Compact Radio Frequency-to-Optical Transmitter for Airborne Military Environments
Navy SBIR 2019.1 - Topic N191-006
NAVAIR - Ms. Donna Attick - firstname.lastname@example.org
Opens: January 8, 2019 - Closes: February 6, 2019 (8:00 PM ET)
AREA(S): Air Platform, Electronics
PROGRAM: PMA234 Airborne Electronic Attack Systems
technology within this topic is restricted under the International Traffic in
Arms Regulation (ITAR), 22 CFR Parts 120-130, which controls the export and
import of defense-related material and services, including export of sensitive
technical data, or the Export Administration Regulation (EAR), 15 CFR Parts
730-774, which controls dual use items. Offerors must disclose any proposed use
of foreign nationals (FNs), their country(ies) of origin, the type of visa or
work permit possessed, and the statement of work (SOW) tasks intended for
accomplishment by the FN(s) in accordance with section 3.5 of the Announcement.
Offerors are advised foreign nationals proposed to perform on this topic may be
restricted due to the technical data under US Export Control Laws.
Develop and package a radio frequency (RF) to optical transmitter in a compact
form factor, operating at 1.55 micron wavelengths, for wideband RF photonics
Current airborne military (mil-aero) communications and electronic warfare
systems require ever increasing bandwidths while simultaneously requiring
reductions in space, weight, and power (SWaP). The replacement of the coaxial
cable used in various onboard RF/analog applications with RF/analog fiber optic
links will provide increased immunity to electromagnetic interference,
reduction in size and weight, and an increase in bandwidth. To accomplish this,
transmitter modules are required to integrate lasers, optical modulators, bias
control, and electronics in a compact form factor that can meet extended
temperature range requirements (-40°C to 100°C) of the mil-aero environment.
I: Design and develop an approach for the compact optical transmitter. Demonstrate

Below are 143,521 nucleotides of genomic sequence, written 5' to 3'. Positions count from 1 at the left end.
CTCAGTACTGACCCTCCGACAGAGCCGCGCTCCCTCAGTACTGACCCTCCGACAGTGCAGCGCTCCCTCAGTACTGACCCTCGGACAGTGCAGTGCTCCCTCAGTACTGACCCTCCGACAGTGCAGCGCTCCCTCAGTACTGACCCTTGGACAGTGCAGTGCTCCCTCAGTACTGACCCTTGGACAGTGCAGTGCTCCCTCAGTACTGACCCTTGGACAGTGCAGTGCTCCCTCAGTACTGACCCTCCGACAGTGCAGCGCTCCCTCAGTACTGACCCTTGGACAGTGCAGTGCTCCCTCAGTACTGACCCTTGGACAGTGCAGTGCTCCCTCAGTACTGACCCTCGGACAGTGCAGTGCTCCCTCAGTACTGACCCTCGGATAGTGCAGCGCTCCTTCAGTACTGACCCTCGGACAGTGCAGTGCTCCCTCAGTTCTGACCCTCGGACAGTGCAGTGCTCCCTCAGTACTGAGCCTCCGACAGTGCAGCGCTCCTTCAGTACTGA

feasibility of laser and modulator performance required as well as integration
and electronic circuits strategies showing the path to meeting Phase II goals.
Design and analyze a transmitter package prototype. The Phase I effort will
include prototype plans to be developed under Phase II.
II: Optimize and fabricate a packaged transmitter prototype based on the Phase
I design. Build the transmitter and test to meet design specifications in an RF
photonic link with the minimum performance levels reached. Characterize the
packaged transmitter over temperature and air platform thermal shock,
temperature cycling, vibration, and mechanical shock spectrum. If necessary,
perform root cause analysis and remediate package failures.
III DUAL USE APPLICATIONS: Qualify the packaged transmitter prototype and
transition to manufacturing. Commercial applications include wireless networks
based on remoted antennas; and analog optical sensors. Specifically, the
Telecom Industry would benefit from successful technology development.
Urick, V.J., Willams, K.J., and McKinney, J.D. “Fundamentals of Microwave
Photonics.” Wiley Series in Microwave and Optical Engineering, 2015. ISBN:
978-1-118-29320-1. DOI: 10.1002/9781119029816
MIL-STD-810G, Environmental Engineering Considerations and Laboratory Tests. http://everyspec.com/MIL-STD/MIL-STD-0800-0899/MIL-STD-810G_12306/
MIL-STD-883K, DoD Test Method Standard Microcircuits. http://www.dscc.dla.mil/downloads/milspec/docs/mil-std-883/std883.pdf
MIL-STD-1678, Fiber Optic Cabling Systems Requirements and Measurements. http://www.landandmaritime.dla.mil/programs/milspec/ListDocs.aspx?BasicDoc=MIL-STD-1678
MIL-STD-38534J, General Specification for Hybrid Microcircuits. http://www.landandmaritime.dla.mil/programs/milspec/ListDocs.aspx?BasicDoc=MIL-PRF-38534
DO-160F Environmental Conditions and Test Procedures for Airborne Equipment. http://www.rtca.org/store_product.asp?prodid=759-
Radio Frequency-Over-Fiber; Transmitter; Laser; Modulator; Integrated;